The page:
Eve Zuckoff | WCAI

Eve Zuckoff

Eve Zuckoff is WCAI's Report for America reporter, covering the environment and the human impacts of climate change.  

Her beat centers not only around the challenges climate change poses to Cape Cod communities, but on the solutions and innovations that individuals and organizations seek to implement.   

Eve came to WCAI from WBUR, where she worked on Radio Boston, a daily news magazine program and "Last Seen," an investigative podcast that looked into the 1990 Isabella Stewart Gardner Museum heist.

As a lifelong Massachusetts resident, she loves covering the community she grew up in and snacking on the world's best seafood along the way.  

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Bill Weld, former Massachusetts governor and Republican presidential candidate, expanded his understanding of climate change with the help of local scientists.  

Weld attended a briefing on Monday at the Woods Hole Research Center (WHRC), making him the fourth presidential hopeful to take a meeting with the leaders of the thinktank.  

The Democratic candidates for the Plymouth Barnstable state Senate seat discussed climate change resilience proposals at the Wildlands Trust in Plymouth. From left, Becky Coletta, John Mahoney, Stephen Michael Palmer, Thomas Moakley, Susan Moran.
Eve Zuckoff

Democrats competing to represent Plymouth and Barnstable in the state Senate emphasized the need for urgent action to battle climate change during a forum Wednesday night.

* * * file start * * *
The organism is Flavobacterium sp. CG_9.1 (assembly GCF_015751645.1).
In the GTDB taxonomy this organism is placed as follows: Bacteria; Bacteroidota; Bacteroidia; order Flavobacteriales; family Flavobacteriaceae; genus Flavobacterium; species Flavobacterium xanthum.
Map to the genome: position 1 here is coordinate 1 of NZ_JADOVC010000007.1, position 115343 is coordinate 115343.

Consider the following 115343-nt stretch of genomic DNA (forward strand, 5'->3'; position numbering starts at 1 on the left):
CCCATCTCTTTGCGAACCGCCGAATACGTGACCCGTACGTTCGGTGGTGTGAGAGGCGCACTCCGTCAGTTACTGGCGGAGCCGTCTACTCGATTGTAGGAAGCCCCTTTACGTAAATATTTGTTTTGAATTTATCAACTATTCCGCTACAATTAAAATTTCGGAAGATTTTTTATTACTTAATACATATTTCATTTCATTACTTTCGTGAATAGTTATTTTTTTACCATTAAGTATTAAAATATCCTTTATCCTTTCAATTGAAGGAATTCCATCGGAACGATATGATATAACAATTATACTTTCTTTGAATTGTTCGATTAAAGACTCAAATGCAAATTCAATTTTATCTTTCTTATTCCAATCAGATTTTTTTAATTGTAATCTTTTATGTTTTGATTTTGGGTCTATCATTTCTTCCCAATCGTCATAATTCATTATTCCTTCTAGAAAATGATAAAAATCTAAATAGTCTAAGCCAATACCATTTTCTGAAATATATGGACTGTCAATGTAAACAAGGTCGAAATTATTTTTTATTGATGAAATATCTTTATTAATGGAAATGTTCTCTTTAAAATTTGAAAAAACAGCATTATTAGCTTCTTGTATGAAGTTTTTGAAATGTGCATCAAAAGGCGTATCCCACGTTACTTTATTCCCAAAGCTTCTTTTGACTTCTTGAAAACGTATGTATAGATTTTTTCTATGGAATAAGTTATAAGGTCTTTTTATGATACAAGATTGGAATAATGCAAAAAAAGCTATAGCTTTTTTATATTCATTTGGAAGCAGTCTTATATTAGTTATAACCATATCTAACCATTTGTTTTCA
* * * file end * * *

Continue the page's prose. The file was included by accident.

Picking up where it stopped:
The five Democrats, who will face off in a March 3 primary prior to a March 31 special election, spoke passionately about renewable energy, mass transit and water quality to a packed room of nearly 100 people at the Wildlands Trust in Plymouth.   

The two Republican candidates did not attend the forum.

In the last year, OK Cupid has seen a 240% increase in environmental mentions in user profiles. That includes terms like climate change, global warming, Greta Thunberg, and recycle.
Photographs by Getty Images; Illustration by Kaitlyn Locke/WGBH News

Valentine’s Day is a romantic time, a time to ask: Will you go out with me? Will you be mine? But a growing number of hopeful young singles are asking a different kind of question: How do you feel about… climate change?

Erosion underway at Cold Storage Beach in Dennis on Saturday, February 9th, 2019.
Greg Berman / Woods Hole Sea Grant

The state awarded more than 11 million dollars in grant money to cities and towns preparing for climate change.

The money will be used to identify climate threats, develop strategies to improve resilience, and implement plans to adapt to climate change.

Eve Zuckoff

On a cold Tuesday afternoon last month, nearly 60 people filed into the West Tisbury Library on Martha’s Vineyard.

“You came just for the biscotti, right?” joked the featured speaker, Marc Rosenbaum, an environmental building consultant.  

Rosenbaum is delivering talks across the island as part of an ambitious effort called “100 Percent Renewable Martha’s Vineyard.” He calls his talk: “Beyond Fossil Fuel Homes.”

U.S. Department of Commerce/ National Oceanic and Atmospheric Administration/ National Marine Fisheries Service

Saturday marked the end of lobster fishing and the beginning of relative safety for critically endangered right whales in Cape Cod Bay.

From Feb. 1 to April 30,  no trap/pot gear or vertical lines are allowed in an area of over 3,000 square miles to protect North Atlantic right whales whose population has dwindled to around 400.